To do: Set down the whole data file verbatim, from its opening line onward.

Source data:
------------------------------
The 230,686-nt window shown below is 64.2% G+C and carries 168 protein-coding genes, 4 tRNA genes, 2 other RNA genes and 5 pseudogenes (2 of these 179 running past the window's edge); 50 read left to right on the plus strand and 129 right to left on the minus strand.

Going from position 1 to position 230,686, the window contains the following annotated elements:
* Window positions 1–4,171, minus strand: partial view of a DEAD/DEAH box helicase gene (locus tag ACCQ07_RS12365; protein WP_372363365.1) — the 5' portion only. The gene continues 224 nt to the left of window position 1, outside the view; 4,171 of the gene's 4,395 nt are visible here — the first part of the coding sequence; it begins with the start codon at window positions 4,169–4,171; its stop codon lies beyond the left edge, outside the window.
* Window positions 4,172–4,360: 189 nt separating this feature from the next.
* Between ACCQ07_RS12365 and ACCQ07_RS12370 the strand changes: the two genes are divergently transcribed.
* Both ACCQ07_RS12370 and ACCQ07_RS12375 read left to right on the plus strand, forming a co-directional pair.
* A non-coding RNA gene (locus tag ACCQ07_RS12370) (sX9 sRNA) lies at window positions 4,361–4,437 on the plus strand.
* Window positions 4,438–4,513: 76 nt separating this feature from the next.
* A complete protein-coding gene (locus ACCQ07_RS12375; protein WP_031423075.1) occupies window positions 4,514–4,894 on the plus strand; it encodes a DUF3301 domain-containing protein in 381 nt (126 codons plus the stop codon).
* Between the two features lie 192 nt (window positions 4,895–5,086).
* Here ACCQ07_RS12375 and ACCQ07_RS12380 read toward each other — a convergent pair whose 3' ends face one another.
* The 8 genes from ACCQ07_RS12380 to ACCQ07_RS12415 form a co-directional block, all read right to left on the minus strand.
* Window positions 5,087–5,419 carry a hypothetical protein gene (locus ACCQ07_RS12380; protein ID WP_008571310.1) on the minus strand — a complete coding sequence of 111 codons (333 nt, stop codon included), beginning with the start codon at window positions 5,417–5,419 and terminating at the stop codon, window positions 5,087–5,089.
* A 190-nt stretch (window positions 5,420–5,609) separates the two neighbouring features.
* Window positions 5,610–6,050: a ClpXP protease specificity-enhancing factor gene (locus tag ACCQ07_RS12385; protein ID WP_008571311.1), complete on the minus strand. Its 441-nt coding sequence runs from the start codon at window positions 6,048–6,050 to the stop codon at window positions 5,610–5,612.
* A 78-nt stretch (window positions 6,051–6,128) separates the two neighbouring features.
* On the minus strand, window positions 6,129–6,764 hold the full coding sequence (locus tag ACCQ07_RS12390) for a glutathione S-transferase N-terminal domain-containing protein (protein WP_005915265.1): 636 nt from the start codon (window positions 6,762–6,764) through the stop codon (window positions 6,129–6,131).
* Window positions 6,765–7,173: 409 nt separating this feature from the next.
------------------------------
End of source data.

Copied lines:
The 230,686-nt window shown below is 64.2% G+C and carries 168 protein-coding genes, 4 tRNA genes, 2 other RNA genes and 5 pseudogenes (2 of these 179 running past the window's edge); 50 read left to right on the plus strand and 129 right to left on the minus strand.

Going from position 1 to position 230,686, the window contains the following annotated elements:
* Window positions 1–4,171, minus strand: partial view of a DEAD/DEAH box helicase gene (locus tag ACCQ07_RS12365; protein WP_372363365.1) — the 5' portion only. The gene continues 224 nt to the left of window position 1, outside the view; 4,171 of the gene's 4,395 nt are visible here — the first part of the coding sequence; it begins with the start codon at window positions 4,169–4,171; its stop codon lies beyond the left edge, outside the window.
* Window positions 4,172–4,360: 189 nt separating this feature from the next.
* Between ACCQ07_RS12365 and ACCQ07_RS12370 the strand changes: the two genes are divergently transcribed.
* Both ACCQ07_RS12370 and ACCQ07_RS12375 read left to right on the plus strand, forming a co-directional pair.
* A non-coding RNA gene (locus tag ACCQ07_RS12370) (sX9 sRNA) lies at window positions 4,361–4,437 on the plus strand.
* Window positions 4,438–4,513: 76 nt separating this feature from the next.
* A complete protein-coding gene (locus ACCQ07_RS12375; protein WP_031423075.1) occupies window positions 4,514–4,894 on the plus strand; it encodes a DUF3301 domain-containing protein in 381 nt (126 codons plus the stop codon).
* Between the two features lie 192 nt (window positions 4,895–5,086).
* Here ACCQ07_RS12375 and ACCQ07_RS12380 read toward each other — a convergent pair whose 3' ends face one another.
* The 8 genes from ACCQ07_RS12380 to ACCQ07_RS12415 form a co-directional block, all read right to left on the minus strand.
* Window positions 5,087–5,419 carry a hypothetical protein gene (locus ACCQ07_RS12380; protein ID WP_008571310.1) on the minus strand — a complete coding sequence of 111 codons (333 nt, stop codon included), beginning with the start codon at window positions 5,417–5,419 and terminating at the stop codon, window positions 5,087–5,089.
* A 190-nt stretch (window positions 5,420–5,609) separates the two neighbouring features.
* Window positions 5,610–6,050: a ClpXP protease specificity-enhancing factor gene (locus tag ACCQ07_RS12385; protein ID WP_008571311.1), complete on the minus strand. Its 441-nt coding sequence runs from the start codon at window positions 6,048–6,050 to the stop codon at window positions 5,610–5,612.
* A 78-nt stretch (window positions 6,051–6,128) separates the two neighbouring features.
* On the minus strand, window positions 6,129–6,764 hold the full coding sequence (locus tag ACCQ07_RS12390) for a glutathione S-transferase N-terminal domain-containing protein (protein WP_005915265.1): 636 nt from the start codon (window positions 6,762–6,764) through the stop codon (window positions 6,129–6,131).
* Window positions 6,765–7,173: 409 nt separating this feature from the next.